ATU Local 689 president Jackie Jeter says “it is clear to us that the WMATA Board is not going to effectively get public input from each jurisdiction” before approving a new budget. Current proposals include longer wait times for trains, elimination of essential bus lines, and firing 1,000 workers.
“These proposals will have real consequences for the people who depend on Metro and the public’s input must be heard,” Jeter added. The coalition represents more than 13,000 workers at Metro, and is urging attendance by allies and the public.
“It is important to listen to our ridership so that we can face these challenges together,” said Jeter.
For the complete Town Hall schedule – and the latest local labor calendar listings -- go to dclabor.org and click on Calendar.
Here’s today's labor history:
On this date in 1869, the nation’s first labor convention of Black workers was held in Washington, D.C., with 214 delegates forming the Colored National Labor Union.
In 1914, Ford Motor Company raised wages from $2.40 for a 9-hour day to $5 for an 8-hour day in effort to keep the unions out.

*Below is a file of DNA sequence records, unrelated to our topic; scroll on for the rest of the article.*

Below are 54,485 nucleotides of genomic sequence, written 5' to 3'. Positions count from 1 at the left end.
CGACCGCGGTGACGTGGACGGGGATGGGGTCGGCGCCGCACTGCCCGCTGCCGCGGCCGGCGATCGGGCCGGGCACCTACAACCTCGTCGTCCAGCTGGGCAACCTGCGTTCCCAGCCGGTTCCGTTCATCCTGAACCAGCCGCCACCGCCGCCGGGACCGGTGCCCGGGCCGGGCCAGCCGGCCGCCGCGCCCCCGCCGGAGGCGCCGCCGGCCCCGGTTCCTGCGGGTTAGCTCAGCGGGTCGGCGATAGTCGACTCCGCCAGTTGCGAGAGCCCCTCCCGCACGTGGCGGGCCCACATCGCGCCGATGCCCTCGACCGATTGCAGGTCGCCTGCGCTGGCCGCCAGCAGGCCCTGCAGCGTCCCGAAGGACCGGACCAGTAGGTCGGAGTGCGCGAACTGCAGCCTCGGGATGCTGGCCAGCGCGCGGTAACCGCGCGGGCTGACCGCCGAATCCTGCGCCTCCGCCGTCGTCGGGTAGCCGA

And in 1933, construction of the Golden Gate Bridge began. Ten of the 11 deaths on the job came when safety netting beneath the site—the first-ever use of such equipment—failed under the stress of a scaffold that had fallen. Nineteen other workers were saved by the net over the course of construction. They became members of the informal “Halfway to Hell Club.”
Today’s labor quote is from UAW leader Walter Reuther and Henry Ford II, as they toured a newly built and highly-automated auto factory:
Ford asked “Walter, how are you going to get those robots to pay your union dues?” Reuther, without skipping a beat, replied, “Henry, how are you going to get them to buy your cars?”